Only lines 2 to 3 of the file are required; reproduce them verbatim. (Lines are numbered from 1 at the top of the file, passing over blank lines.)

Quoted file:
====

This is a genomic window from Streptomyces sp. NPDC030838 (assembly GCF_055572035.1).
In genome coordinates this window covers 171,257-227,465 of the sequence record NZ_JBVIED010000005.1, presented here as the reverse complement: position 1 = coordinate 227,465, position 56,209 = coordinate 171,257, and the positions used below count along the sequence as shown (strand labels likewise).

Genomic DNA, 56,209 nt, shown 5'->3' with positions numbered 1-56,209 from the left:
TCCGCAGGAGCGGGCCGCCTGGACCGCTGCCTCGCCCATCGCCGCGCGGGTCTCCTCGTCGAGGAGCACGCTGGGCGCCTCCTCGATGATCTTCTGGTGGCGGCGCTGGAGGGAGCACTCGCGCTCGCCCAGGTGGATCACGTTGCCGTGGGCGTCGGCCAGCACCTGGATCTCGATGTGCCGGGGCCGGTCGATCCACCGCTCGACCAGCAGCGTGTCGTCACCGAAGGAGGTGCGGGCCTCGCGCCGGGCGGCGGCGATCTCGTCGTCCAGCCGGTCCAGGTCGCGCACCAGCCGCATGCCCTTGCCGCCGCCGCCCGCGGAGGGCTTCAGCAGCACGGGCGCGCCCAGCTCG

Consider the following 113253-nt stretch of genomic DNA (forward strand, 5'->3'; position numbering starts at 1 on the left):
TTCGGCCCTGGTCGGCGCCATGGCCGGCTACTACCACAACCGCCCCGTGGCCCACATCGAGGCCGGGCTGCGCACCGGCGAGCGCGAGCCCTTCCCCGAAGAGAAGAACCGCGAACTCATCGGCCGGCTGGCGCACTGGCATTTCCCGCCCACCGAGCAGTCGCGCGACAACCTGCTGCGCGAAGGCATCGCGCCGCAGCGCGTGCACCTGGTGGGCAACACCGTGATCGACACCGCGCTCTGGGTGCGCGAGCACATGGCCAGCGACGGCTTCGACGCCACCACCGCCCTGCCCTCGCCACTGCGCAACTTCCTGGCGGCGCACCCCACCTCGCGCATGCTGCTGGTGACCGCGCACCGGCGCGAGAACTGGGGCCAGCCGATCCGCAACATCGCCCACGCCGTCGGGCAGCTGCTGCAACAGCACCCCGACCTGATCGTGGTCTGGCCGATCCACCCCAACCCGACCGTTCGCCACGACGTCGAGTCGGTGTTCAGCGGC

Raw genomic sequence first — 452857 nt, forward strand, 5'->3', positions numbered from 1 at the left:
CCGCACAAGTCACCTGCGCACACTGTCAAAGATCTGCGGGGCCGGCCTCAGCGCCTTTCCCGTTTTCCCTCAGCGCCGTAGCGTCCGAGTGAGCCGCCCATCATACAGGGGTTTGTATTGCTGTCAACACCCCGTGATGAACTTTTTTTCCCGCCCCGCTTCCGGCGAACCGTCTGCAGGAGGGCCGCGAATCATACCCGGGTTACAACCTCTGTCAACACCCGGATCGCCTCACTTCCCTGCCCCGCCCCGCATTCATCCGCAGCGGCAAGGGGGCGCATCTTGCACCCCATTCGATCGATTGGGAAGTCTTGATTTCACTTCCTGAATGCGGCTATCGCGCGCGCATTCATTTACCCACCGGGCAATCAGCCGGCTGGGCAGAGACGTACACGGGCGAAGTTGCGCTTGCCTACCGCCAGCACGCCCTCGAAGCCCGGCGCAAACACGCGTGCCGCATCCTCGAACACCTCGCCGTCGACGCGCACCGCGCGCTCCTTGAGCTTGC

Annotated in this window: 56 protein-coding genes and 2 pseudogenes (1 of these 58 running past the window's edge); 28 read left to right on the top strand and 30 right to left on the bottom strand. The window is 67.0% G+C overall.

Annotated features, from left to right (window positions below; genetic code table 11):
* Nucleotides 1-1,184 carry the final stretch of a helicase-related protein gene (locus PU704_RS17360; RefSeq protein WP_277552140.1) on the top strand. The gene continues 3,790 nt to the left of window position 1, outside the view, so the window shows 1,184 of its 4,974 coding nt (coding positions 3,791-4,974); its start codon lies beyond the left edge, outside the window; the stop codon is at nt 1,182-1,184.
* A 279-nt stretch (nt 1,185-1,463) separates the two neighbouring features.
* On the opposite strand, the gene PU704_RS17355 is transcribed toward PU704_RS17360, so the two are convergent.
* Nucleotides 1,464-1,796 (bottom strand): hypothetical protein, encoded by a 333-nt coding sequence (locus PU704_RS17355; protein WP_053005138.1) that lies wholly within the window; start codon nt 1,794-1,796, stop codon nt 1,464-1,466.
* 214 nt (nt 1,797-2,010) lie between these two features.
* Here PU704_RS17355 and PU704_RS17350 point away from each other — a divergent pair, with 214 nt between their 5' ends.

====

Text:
In genome coordinates this window covers 171,257-227,465 of the sequence record NZ_JBVIED010000005.1, presented here as the reverse complement: position 1 = coordinate 227,465, position 56,209 = coordinate 171,257, and the positions used below count along the sequence as shown (strand labels likewise).

Genomic DNA, 56,209 nt, shown 5'->3' with positions numbered 1-56,209 from the left: